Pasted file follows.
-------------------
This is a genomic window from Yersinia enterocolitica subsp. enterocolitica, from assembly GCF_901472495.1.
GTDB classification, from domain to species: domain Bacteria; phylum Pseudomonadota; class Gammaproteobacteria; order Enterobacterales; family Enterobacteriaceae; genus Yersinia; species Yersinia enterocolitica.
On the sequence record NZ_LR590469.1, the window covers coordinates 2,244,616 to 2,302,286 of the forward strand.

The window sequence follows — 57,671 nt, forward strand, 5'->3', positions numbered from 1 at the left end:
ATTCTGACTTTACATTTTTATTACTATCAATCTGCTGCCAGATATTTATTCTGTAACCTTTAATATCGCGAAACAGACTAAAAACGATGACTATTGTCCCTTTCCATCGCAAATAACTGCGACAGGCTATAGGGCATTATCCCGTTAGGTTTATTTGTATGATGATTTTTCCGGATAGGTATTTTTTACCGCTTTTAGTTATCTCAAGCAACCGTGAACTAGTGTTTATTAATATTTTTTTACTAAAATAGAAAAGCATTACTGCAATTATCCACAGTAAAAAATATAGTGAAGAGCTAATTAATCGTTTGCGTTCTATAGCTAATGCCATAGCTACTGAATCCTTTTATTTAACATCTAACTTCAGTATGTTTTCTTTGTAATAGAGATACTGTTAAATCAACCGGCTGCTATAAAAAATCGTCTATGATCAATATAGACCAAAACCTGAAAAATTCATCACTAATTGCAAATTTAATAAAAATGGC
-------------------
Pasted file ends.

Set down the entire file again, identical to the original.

This is a genomic window from Yersinia enterocolitica subsp. enterocolitica, from assembly GCF_901472495.1.
GTDB classification, from domain to species: domain Bacteria; phylum Pseudomonadota; class Gammaproteobacteria; order Enterobacterales; family Enterobacteriaceae; genus Yersinia; species Yersinia enterocolitica.
On the sequence record NZ_LR590469.1, the window covers coordinates 2,244,616 to 2,302,286 of the forward strand.

The window sequence follows — 57,671 nt, forward strand, 5'->3', positions numbered from 1 at the left end:
ATTCTGACTTTACATTTTTATTACTATCAATCTGCTGCCAGATATTTATTCTGTAACCTTTAATATCGCGAAACAGACTAAAAACGATGACTATTGTCCCTTTCCATCGCAAATAACTGCGACAGGCTATAGGGCATTATCCCGTTAGGTTTATTTGTATGATGATTTTTCCGGATAGGTATTTTTTACCGCTTTTAGTTATCTCAAGCAACCGTGAACTAGTGTTTATTAATATTTTTTTACTAAAATAGAAAAGCATTACTGCAATTATCCACAGTAAAAAATATAGTGAAGAGCTAATTAATCGTTTGCGTTCTATAGCTAATGCCATAGCTACTGAATCCTTTTATTTAACATCTAACTTCAGTATGTTTTCTTTGTAATAGAGATACTGTTAAATCAACCGGCTGCTATAAAAAATCGTCTATGATCAATATAGACCAAAACCTGAAAAATTCATCACTAATTGCAAATTTAATAAAAATGGC